California Educator

February/March 2020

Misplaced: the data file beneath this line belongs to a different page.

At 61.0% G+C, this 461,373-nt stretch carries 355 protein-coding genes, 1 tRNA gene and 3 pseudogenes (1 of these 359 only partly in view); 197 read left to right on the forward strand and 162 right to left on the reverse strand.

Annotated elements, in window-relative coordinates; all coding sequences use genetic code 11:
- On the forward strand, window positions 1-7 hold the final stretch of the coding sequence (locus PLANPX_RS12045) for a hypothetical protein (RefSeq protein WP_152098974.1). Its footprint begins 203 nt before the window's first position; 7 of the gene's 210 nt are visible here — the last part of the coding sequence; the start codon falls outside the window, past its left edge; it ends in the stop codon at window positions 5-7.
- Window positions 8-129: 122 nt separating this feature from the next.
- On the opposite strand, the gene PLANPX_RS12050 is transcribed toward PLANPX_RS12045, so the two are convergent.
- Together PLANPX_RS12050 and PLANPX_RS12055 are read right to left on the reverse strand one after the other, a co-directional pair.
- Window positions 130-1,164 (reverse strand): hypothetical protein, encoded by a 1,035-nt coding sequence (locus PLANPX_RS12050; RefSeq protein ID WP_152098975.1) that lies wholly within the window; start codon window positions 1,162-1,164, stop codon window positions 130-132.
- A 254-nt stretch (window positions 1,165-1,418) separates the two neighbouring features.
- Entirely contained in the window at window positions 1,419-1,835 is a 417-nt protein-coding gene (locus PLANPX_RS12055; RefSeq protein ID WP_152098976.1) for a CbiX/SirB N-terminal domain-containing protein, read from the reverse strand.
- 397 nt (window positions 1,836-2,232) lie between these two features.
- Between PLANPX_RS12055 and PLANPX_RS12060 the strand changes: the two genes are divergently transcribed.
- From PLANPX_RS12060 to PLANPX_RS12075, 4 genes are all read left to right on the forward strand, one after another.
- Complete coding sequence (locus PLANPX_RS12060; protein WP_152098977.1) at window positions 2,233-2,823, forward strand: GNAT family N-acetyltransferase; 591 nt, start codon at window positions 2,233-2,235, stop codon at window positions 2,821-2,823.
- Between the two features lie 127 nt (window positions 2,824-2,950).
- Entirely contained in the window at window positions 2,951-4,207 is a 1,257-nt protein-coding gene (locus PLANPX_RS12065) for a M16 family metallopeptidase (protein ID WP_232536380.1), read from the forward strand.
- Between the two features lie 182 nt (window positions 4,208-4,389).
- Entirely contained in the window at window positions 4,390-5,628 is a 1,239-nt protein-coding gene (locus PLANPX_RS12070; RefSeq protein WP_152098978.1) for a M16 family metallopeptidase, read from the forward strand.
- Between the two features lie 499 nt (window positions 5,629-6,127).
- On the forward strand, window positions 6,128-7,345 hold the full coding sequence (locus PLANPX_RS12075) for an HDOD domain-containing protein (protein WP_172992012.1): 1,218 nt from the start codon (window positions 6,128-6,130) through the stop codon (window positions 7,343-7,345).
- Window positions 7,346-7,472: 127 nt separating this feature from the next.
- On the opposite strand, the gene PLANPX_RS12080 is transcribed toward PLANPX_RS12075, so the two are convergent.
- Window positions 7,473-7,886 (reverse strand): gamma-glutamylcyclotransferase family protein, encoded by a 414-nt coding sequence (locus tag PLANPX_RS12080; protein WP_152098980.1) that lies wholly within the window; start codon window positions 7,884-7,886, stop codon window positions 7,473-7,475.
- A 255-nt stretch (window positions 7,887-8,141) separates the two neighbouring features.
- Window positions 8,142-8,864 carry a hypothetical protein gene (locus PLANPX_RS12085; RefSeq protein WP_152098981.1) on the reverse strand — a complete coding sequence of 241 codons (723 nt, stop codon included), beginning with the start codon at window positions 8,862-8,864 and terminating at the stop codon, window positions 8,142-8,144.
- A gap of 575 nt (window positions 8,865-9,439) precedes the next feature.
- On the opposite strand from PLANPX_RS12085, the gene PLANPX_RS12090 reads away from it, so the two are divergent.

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Advice for student support groups: Organize Student support services, which is the umbrella term for all specialized services that employ speech-language patholo- gists, counselors, school psychologists and school nurses, have recently been centerpieces of struggles in California and across the country. Unions including OEA have bargained for lower caseloads and more resources for these groups. In order to advocate for the resources that reflect their unique needs, Boyd recom- mends that the groups become more visible in their local associations and their school communities. "By nature, nurses are invisible," Lim says, suggesting that student support groups work to provide a baseline edu- cation about what they do and how they help students. "So many people think a school nurse sits in her office and passes out Band-Aids, but that's such a small part of what we do." B o yd en c o u ra ge s stu d ent supp or t groups to build coalitions and identify issues they can organize around to grow their collective voice and advocate for what matters to them. With negotiations for the next Oakland contract just around the corner, Brown welcomes the contin- ued activism of school nurses to fight for the resources their students need. "Our students need smaller classes sizes, wrap-around services and a nurse at every school," Brown says. "We hadn't addressed nurses in our contract since 2002. That's 17 years of missed oppor- tunities. Our powerful strike and the nurses' organizing have accomplished a lot, but there's so much more we can do for our members, our students and our community. We're all continuing the fight together." Continued from "Never Stop Fighting" on page 42 Placer County: Agreement ratified Associated Teachers of Placer in Placer County recently ratified a tentative agreement for a new three-year contract that includes a 3.5 percent increase to the salary schedule retroactive to July 1, 2019. Starting teachers with a credential now make almost $50,000, and the top salary is now over $100,000 at 23 years. ATP also bargained a compressed certificated salary schedule from 29 to 23 years to reach the top salary step; the addition of career tech- nical education (CTE) teachers to the certificated salary schedule; and a $500 incentive to encourage members to take less personal necessity leave. (This was in response to the district's desire to limit PN leave by restricting access and days.) During negotiations, SETA educators wore black to staff meetings and to a small schools conference. Strathmore: Victory for the big-hearted A F T E R S E V E N M O N T H S of negotiation, Strathmore Elementary Teachers Association in Tulare County bargained a contract with Strath- more Union Elementary School District that raised members' top salary by 7.25 percent and added an extra step to the salary schedule. The resulting raise is 4 percent across the board plus an additional 3.25 percent for those with 25 or more years of experience. The contract also increases the master's degree stipend to $1,500 per year. The SETA bargaining team also successfully negotiated requirements for movement across the salary schedule to accept pre-B.A. teacher creden- tial units earned through blended teacher program studies. "We have big hearts for kids, and now we have big paychecks to reward us for that effort," says SETA President Scott Oppenhuizen. "That is the way it should be." Oppenhuizen praises his negotiating team and staff: "They are always ready to mobilize to creatively solve problems together and create the future of our dreams." With reporting from Gabriella Landeros, Cynthia Menzel and Ed Sibby 45 F E B R U A R Y / M A R C H 2 0 2 0

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